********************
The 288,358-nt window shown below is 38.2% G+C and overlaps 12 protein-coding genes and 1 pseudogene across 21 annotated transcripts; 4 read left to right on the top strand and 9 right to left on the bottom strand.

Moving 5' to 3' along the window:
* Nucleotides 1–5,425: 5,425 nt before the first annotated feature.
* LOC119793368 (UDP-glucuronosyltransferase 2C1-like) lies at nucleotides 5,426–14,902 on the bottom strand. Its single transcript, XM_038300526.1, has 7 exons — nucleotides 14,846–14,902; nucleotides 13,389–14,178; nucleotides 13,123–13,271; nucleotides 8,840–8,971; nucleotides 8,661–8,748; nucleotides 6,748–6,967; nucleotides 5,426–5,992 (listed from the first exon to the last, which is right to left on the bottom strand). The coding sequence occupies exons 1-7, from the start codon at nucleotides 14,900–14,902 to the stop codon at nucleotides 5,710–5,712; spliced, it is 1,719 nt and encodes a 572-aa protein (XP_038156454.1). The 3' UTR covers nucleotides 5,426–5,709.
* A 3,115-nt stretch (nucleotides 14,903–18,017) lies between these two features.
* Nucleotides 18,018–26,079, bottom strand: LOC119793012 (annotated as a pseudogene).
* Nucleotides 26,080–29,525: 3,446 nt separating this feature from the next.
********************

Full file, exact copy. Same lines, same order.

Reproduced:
The 288,358-nt window shown below is 38.2% G+C and overlaps 12 protein-coding genes and 1 pseudogene across 21 annotated transcripts; 4 read left to right on the top strand and 9 right to left on the bottom strand.

Moving 5' to 3' along the window:
* Nucleotides 1–5,425: 5,425 nt before the first annotated feature.
* LOC119793368 (UDP-glucuronosyltransferase 2C1-like) lies at nucleotides 5,426–14,902 on the bottom strand. Its single transcript, XM_038300526.1, has 7 exons — nucleotides 14,846–14,902; nucleotides 13,389–14,178; nucleotides 13,123–13,271; nucleotides 8,840–8,971; nucleotides 8,661–8,748; nucleotides 6,748–6,967; nucleotides 5,426–5,992 (listed from the first exon to the last, which is right to left on the bottom strand). The coding sequence occupies exons 1-7, from the start codon at nucleotides 14,900–14,902 to the stop codon at nucleotides 5,710–5,712; spliced, it is 1,719 nt and encodes a 572-aa protein (XP_038156454.1). The 3' UTR covers nucleotides 5,426–5,709.
* A 3,115-nt stretch (nucleotides 14,903–18,017) lies between these two features.
* Nucleotides 18,018–26,079, bottom strand: LOC119793012 (annotated as a pseudogene).
* Nucleotides 26,080–29,525: 3,446 nt separating this feature from the next.